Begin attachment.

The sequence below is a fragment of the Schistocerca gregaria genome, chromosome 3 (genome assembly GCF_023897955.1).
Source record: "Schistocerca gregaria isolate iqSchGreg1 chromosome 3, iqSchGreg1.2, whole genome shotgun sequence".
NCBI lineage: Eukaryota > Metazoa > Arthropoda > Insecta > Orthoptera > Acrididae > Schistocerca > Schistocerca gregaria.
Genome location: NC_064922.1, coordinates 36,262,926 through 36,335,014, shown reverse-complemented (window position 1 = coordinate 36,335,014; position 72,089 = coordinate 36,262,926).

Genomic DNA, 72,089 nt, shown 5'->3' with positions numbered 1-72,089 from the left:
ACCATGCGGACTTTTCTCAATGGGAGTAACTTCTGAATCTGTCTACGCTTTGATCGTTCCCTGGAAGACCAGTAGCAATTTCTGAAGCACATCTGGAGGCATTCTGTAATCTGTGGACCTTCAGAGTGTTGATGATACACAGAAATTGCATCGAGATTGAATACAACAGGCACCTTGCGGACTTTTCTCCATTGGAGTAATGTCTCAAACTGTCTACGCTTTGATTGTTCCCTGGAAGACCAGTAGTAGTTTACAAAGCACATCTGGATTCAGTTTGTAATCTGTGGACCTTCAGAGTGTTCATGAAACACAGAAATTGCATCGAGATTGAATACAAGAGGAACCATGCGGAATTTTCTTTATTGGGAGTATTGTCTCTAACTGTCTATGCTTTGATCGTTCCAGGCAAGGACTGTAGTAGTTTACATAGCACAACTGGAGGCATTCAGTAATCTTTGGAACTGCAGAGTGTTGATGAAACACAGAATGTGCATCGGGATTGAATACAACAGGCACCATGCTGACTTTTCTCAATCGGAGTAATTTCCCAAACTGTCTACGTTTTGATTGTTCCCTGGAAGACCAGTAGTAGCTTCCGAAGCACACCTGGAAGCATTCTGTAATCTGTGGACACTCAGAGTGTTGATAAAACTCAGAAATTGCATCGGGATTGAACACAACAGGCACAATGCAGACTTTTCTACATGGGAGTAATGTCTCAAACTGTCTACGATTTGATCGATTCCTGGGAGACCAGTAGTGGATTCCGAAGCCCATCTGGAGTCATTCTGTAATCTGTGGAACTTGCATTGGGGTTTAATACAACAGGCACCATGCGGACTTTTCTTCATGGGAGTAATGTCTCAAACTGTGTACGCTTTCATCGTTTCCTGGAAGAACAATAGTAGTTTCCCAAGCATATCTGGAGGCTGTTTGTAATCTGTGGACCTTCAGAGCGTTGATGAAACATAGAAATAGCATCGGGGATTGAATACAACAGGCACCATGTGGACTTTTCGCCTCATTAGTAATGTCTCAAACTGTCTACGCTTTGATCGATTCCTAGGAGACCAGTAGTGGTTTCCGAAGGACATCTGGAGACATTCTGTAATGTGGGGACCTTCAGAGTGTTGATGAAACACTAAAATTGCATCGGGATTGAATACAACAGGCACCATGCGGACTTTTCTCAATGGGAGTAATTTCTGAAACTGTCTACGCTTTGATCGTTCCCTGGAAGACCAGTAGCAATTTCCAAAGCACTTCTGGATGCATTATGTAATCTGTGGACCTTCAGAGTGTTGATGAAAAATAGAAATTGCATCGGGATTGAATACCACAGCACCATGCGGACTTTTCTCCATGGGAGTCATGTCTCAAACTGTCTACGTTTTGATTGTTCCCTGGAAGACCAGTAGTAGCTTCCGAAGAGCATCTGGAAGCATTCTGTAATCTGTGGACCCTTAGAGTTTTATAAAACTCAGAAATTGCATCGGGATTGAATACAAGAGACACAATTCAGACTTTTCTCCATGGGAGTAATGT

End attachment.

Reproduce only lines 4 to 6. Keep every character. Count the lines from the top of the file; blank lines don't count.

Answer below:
Genome location: NC_064922.1, coordinates 36,262,926 through 36,335,014, shown reverse-complemented (window position 1 = coordinate 36,335,014; position 72,089 = coordinate 36,262,926).

Genomic DNA, 72,089 nt, shown 5'->3' with positions numbered 1-72,089 from the left:
ACCATGCGGACTTTTCTCAATGGGAGTAACTTCTGAATCTGTCTACGCTTTGATCGTTCCCTGGAAGACCAGTAGCAATTTCTGAAGCACATCTGGAGGCATTCTGTAATCTGTGGACCTTCAGAGTGTTGATGATACACAGAAATTGCATCGAGATTGAATACAACAGGCACCTTGCGGACTTTTCTCCATTGGAGTAATGTCTCAAACTGTCTACGCTTTGATTGTTCCCTGGAAGACCAGTAGTAGTTTACAAAGCACATCTGGATTCAGTTTGTAATCTGTGGACCTTCAGAGTGTTCATGAAACACAGAAATTGCATCGAGATTGAATACAAGAGGAACCATGCGGAATTTTCTTTATTGGGAGTATTGTCTCTAACTGTCTATGCTTTGATCGTTCCAGGCAAGGACTGTAGTAGTTTACATAGCACAACTGGAGGCATTCAGTAATCTTTGGAACTGCAGAGTGTTGATGAAACACAGAATGTGCATCGGGATTGAATACAACAGGCACCATGCTGACTTTTCTCAATCGGAGTAATTTCCCAAACTGTCTACGTTTTGATTGTTCCCTGGAAGACCAGTAGTAGCTTCCGAAGCACACCTGGAAGCATTCTGTAATCTGTGGACACTCAGAGTGTTGATAAAACTCAGAAATTGCATCGGGATTGAACACAACAGGCACAATGCAGACTTTTCTACATGGGAGTAATGTCTCAAACTGTCTACGATTTGATCGATTCCTGGGAGACCAGTAGTGGATTCCGAAGCCCATCTGGAGTCATTCTGTAATCTGTGGAACTTGCATTGGGGTTTAATACAACAGGCACCATGCGGACTTTTCTTCATGGGAGTAATGTCTCAAACTGTGTACGCTTTCATCGTTTCCTGGAAGAACAATAGTAGTTTCCCAAGCATATCTGGAGGCTGTTTGTAATCTGTGGACCTTCAGAGCGTTGATGAAACATAGAAATAGCATCGGGGATTGAATACAACAGGCACCATGTGGACTTTTCGCCTCATTAGTAATGTCTCAAACTGTCTACGCTTTGATCGATTCCTAGGAGACCAGTAGTGGTTTCCGAAGGACATCTGGAGACATTCTGTAATGTGGGGACCTTCAGAGTGTTGATGAAACACTAAAATTGCATCGGGATTGAATACAACAGGCACCATGCGGACTTTTCTCAATGGGAGTAATTTCTGAAACTGTCTACGCTTTGATCGTTCCCTGGAAGACCAGTAGCAATTTCCAAAGCACTTCTGGATGCATTATGTAATCTGTGGACCTTCAGAGTGTTGATGAAAAATAGAAATTGCATCGGGATTGAATACCACAGCACCATGCGGACTTTTCTCCATGGGAGTCATGTCTCAAACTGTCTACGTTTTGATTGTTCCCTGGAAGACCAGTAGTAGCTTCCGAAGAGCATCTGGAAGCATTCTGTAATCTGTGGACCCTTAGAGTTTTATAAAACTCAGAAATTGCATCGGGATTGAATACAAGAGACACAATTCAGACTTTTCTCCATGGGAGTAATGT